Was any scrutiny done of the committee’s recommendations to weigh their impact on the national economy before being approved and implemented for four months now?

I strongly disagree with the manner in which the government is handling this matter. Not only is the government displaying gross insensitivity to the plight of the beneficiary Judges and Magistrates but it is also giving a very nasty account of how it is handling important assignments related to the management of the national coffers. Do we know if any other instance of shoddy work has been done to the detriment of the national economy?

What was the basis for the President’s approval of the new salary scale for the Judges and Magistrates? Putting aside any other consideration, how much diligent work did the Office of the President do in this matter? The sour taste wrought in our mouths by this flim-flammery can’t be neutralized with the lame explanation given by the Chief of Staff that  “the new levels of salaries members of the Lower Bench have been enjoying for close to a year now, and which was used to employ new Judges and Magistrates in July this year, “was inadvertently approved.”

So also do we take exception to this aspect:: “The salary levels for the Lower Court Bench as conveyed in the Ministry of Finance letter No. ERDF/13/SAL.1 of 17th February 2013 was inadvertently approved. The approval has therefore been withdrawn. The members of the Lower Court Bench are to refund the excess salaries paid to them. However, in order not to impose undue financial burden on the members of the Lower Bench it has been decided that the excess payment should be recovered through regular monthly deductions over a period of time.”

What “undue financial burden” is Prosper Bani talking about again? Over the years, the Circuit Court judges and Magistrates haven’t been paid anything substantial to motivate others to join the Bench. The high degree of incompetence and mediocrity at the Ministry of Justice and Attorney-General’s Department can be attributed to lack of incentives to attract the capable hands needed to enhance the administration of justice in the country.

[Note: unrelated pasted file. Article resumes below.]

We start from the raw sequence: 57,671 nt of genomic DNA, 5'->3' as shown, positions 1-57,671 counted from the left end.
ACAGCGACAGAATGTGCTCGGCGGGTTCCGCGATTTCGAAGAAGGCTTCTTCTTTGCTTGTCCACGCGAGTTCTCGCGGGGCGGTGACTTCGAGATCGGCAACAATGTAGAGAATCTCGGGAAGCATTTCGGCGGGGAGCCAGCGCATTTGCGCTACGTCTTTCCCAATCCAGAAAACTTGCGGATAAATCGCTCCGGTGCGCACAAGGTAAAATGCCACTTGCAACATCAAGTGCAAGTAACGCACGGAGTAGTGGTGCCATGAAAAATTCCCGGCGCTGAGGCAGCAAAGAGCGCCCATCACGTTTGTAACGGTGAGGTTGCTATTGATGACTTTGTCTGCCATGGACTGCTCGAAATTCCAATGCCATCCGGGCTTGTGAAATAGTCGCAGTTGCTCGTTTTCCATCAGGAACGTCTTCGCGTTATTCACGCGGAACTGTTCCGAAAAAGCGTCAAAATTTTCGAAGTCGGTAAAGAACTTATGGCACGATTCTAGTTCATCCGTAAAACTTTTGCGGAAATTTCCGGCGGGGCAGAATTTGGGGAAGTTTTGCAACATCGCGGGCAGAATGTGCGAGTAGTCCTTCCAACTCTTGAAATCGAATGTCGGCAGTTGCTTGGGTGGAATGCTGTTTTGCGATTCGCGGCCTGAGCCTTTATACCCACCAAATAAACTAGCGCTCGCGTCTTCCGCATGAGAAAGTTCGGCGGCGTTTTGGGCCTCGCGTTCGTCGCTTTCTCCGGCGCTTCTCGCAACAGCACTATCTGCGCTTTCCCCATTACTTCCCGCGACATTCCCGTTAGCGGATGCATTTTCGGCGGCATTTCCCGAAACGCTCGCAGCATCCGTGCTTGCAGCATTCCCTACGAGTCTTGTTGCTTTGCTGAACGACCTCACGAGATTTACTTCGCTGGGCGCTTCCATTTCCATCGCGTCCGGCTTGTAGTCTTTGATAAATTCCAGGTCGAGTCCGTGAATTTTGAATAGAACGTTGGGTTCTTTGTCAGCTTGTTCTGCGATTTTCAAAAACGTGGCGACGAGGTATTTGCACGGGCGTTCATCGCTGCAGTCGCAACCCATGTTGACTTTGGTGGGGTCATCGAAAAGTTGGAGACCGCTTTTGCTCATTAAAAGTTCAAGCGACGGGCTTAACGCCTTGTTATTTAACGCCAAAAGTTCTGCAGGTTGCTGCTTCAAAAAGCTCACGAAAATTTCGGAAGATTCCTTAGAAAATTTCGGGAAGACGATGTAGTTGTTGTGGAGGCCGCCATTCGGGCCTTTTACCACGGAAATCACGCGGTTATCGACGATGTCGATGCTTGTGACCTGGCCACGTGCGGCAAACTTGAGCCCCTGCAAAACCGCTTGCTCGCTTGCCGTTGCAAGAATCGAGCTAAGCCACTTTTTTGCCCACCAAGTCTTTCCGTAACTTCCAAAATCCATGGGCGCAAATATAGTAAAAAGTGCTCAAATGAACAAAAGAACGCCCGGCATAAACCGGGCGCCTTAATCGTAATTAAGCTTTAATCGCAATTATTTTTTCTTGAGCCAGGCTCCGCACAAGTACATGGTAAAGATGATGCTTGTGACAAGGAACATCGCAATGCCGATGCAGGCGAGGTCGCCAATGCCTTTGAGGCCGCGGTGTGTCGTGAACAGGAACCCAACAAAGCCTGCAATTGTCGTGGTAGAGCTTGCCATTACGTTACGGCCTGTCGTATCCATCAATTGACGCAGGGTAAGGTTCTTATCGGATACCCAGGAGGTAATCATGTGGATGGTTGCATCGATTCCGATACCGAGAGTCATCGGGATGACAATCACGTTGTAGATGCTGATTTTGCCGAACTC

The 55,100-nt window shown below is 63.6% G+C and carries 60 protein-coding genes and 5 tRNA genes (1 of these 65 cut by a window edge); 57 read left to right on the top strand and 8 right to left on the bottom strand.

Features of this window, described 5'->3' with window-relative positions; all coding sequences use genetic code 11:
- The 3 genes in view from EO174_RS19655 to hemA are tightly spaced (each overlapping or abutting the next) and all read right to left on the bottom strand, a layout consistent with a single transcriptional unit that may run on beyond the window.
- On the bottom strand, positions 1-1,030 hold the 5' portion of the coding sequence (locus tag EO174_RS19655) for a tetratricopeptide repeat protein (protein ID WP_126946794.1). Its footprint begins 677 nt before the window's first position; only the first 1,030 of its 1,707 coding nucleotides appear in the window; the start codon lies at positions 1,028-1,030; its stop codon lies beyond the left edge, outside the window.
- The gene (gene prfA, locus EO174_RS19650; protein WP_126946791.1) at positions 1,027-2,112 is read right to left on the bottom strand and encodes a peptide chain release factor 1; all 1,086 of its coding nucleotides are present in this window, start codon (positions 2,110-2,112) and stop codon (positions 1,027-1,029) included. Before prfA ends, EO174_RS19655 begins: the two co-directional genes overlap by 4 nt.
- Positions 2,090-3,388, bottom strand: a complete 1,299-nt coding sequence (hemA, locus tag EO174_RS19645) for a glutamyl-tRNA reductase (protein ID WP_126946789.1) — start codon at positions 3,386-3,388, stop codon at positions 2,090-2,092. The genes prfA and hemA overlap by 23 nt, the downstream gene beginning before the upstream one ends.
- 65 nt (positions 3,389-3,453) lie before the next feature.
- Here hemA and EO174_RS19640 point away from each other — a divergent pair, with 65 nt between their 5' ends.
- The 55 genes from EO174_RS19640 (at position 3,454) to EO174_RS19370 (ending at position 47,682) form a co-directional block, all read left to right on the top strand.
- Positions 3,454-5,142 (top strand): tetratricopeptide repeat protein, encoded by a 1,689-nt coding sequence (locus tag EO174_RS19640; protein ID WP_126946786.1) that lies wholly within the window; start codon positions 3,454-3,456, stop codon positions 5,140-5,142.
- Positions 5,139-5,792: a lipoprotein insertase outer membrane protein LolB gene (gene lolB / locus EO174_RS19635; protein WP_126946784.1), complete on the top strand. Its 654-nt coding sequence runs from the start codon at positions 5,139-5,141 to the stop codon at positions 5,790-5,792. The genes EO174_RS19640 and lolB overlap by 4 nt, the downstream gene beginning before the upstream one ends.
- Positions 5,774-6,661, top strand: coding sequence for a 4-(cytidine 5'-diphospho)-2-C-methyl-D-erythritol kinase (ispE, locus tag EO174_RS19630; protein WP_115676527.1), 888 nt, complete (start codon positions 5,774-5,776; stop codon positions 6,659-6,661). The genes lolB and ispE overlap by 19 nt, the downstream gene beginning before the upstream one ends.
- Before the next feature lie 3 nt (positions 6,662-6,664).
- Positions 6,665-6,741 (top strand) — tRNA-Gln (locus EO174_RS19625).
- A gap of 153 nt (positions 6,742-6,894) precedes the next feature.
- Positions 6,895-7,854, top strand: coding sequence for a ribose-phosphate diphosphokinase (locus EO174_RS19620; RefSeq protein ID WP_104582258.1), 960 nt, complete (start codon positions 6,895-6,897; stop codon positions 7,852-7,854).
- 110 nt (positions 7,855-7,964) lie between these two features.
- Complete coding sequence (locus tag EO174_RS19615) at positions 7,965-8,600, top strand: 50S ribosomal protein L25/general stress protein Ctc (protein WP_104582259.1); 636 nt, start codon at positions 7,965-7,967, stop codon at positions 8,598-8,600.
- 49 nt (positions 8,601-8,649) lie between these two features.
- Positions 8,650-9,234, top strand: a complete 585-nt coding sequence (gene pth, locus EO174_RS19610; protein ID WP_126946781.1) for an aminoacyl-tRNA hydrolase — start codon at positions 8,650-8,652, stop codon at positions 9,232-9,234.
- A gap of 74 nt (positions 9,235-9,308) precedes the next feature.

Now that the government has flip-flopped in dealing with the Lower-Court Bench, it has set in motion a troubling event that will have nasty consequences. Already, we’ve heard threats from the affected beneficiaries to resign if the government goes ahead to “punish” them through the withdrawal of the new salaries and their being forced to refund what they had already enjoyed. Others said they will remain at post and adopt lackadaisical attitude towards their work.

Won’t this situation create fertile grounds for bribery and corruption? Yet, everybody is complaining about the rot in the Judiciary. How will the Judiciary not be corrupt if the authorities disincentivate the Bench and rather incite them to use unorthodox means for survival?

Granted that the government sought to streamline affairs, its manner of handling this particular matter is disturbing. It lacks the “democratic element” for an amicable resolution of the matter and serves as a disincentive.

It is clear that the Office of the President goofed in approving the Presidential committee’s recommendation and going ahead to authorize the payment of the new salaries. Worse still, it has given a very worrisome account of its approach toward handling such human-centred problems, asking for a refund when the beneficiaries had no hand to play in the matter. I am highly disappointed!!

I shall return…

The opinions expressed are the author’s and do not necessarily reflect the views or have the endorsement of the Editorial Board of, and